Despite regularly working on a variety of medical device design, development & engineering projects, there are always improvements to be made and taking the time to really understand user needs is a crucial piece to the puzzle. Through our network of consultants, clinicians, and partner universities, we engage users from as early as possible in the design & development process. This helps us uncover valuable insights and use human centred design to improve patient outcomes.

Previously, Lottie shared her experiences of self-injection. This week, Tayla Collinson, a 27-year-old who manages a number of chronic conditions, shares her experiences of using both suprapubic and urethral catheters:

A bit about you

Hi! My name is Tayla Collison, I am 27 years old and I am from Norfolk. I used to be a Deputy Store Manager at B&M Stores but in November 2019, I had bladder surgery and haven’t been able to return to work since. I have a 9-year-old son and he is my main priority so, I’m a disabled single mum. 

I studied in London and have a Bachelor’s Degree in Photography which is a big passion of mine. However, due to my medical condition(s) I am currently unable to pursue a career in this. I now use various social media platforms to promote body positivity and advocate for chronic illness – this is now my day-to-day job/hobby per cé.

I have Interstitial Cystitis which is a bladder condition that makes my bladder red and inflamed. It is easily irritated which means I have to stick to a special, non-acidic, diet. I also have Fowler’s Syndrome which is the reason for needing a catheter. The muscle that would keep me continent and allow me to urinate, doesn’t work. So, the muscle is constantly stopping my bladder from allowing it to void meaning I have to use a catheter as an aid to urinate. 

I also have a bulging disc in my lower lumber which gives me back ache but isn’t bad enough to class as a disability as such! But, I do have Fibromyalgia which is a condition that causes widespread, extreme fatigue amongst other symptoms. These conditions combined, mean that I struggle daily in general.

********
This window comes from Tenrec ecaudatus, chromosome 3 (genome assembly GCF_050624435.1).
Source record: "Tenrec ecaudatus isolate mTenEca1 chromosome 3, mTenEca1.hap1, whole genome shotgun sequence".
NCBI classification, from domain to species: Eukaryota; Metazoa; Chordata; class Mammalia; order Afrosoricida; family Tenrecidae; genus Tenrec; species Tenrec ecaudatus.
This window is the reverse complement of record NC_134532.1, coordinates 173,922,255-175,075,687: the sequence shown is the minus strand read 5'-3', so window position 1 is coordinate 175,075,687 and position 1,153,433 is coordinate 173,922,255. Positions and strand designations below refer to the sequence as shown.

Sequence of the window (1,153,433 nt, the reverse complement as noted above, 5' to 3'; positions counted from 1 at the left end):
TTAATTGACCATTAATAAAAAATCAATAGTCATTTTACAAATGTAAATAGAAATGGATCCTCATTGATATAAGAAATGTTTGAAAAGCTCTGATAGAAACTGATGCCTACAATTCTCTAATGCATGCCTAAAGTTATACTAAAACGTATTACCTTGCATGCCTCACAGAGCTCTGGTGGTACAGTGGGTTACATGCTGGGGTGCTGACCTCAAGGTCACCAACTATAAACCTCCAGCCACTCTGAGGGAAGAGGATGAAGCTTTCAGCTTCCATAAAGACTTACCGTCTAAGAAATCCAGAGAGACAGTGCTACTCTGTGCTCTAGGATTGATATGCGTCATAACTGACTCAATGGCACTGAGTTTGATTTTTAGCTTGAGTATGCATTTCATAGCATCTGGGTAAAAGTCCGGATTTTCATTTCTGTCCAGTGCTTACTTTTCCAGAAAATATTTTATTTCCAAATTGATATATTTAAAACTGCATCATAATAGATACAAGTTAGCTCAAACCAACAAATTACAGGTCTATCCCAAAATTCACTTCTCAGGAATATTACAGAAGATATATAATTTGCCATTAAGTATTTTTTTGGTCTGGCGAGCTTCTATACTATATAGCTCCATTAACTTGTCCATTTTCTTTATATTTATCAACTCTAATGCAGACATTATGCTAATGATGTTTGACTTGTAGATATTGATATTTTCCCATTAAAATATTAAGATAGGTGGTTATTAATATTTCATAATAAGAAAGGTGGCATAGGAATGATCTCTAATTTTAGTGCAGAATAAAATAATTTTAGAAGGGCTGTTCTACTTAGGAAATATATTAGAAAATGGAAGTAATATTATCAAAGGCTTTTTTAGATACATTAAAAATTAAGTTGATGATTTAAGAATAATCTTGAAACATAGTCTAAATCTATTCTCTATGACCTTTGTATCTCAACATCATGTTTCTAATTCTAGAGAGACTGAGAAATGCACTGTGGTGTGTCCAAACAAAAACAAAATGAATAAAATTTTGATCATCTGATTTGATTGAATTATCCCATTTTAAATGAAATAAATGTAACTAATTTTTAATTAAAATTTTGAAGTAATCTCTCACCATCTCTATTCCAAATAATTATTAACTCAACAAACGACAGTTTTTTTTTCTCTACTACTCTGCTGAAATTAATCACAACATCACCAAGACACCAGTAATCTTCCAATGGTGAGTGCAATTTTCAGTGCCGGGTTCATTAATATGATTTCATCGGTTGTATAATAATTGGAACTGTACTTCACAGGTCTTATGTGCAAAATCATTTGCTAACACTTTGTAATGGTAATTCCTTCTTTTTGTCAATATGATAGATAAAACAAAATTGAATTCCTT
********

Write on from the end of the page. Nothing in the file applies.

A selfie of Tayla, a medical device user

Tayla, sat on the floor in an orange jumper with her catheter and leg bag on show

Your Device

In March 2020, I was fitted with a urethral catheter which at the time was temporary until I went into complete retention. Then, in November 2020, I had a suprapubic catheter fitted which is what I’m currently living with until further communications with my Urologist.

“A suprapubic catheter is a hollow flexible tube that is used to drain urine from the bladder. It is inserted into the bladder through a cut in the tummy, a few inches below the navel (tummy button). This is done under a local anaesthetic or a light general anaesthetic… Anyone who cannot empty their bladder may need a catheter. A suprapubic catheter may be chosen because it is more comfortable and less likely to give you an infection than indwelling urethral catheters.”  Bladder & Bowel Community

This means, I use a catheter constantly which is attached to a leg bag that I wear and my urine drains into. I have to use a leg bag and allow my urine to free flow as if I allow my bladder to fill up, it gives me intense pain.

A day in your life

My day-to-day life is pretty simple to be honest. I wake up and detach my night bag – a 2 Litre bag that I attach to my catheter through the night. When it comes to getting dressed, this can be a problem as wearing jeans can be uncomfortable on my catheter insertion site but also my bag too so, I tend to wear baggy clothes such as dresses and jogging bottoms. Due to not working, I spend most of my time at home, which is the best place for me as any type of exercise or activity can bring on pain. I usually end up napping during the day due to my Fibromyalgia but also because I often don’t get a good night’s sleep and feel super tired the following day as a result. My catheter is fairly low maintenance. I have to empty the leg bag when it gets halfway full and ensure my insertion site stays clean. The site is just an open wound but it heals the way an ear heals around an earring when pierced.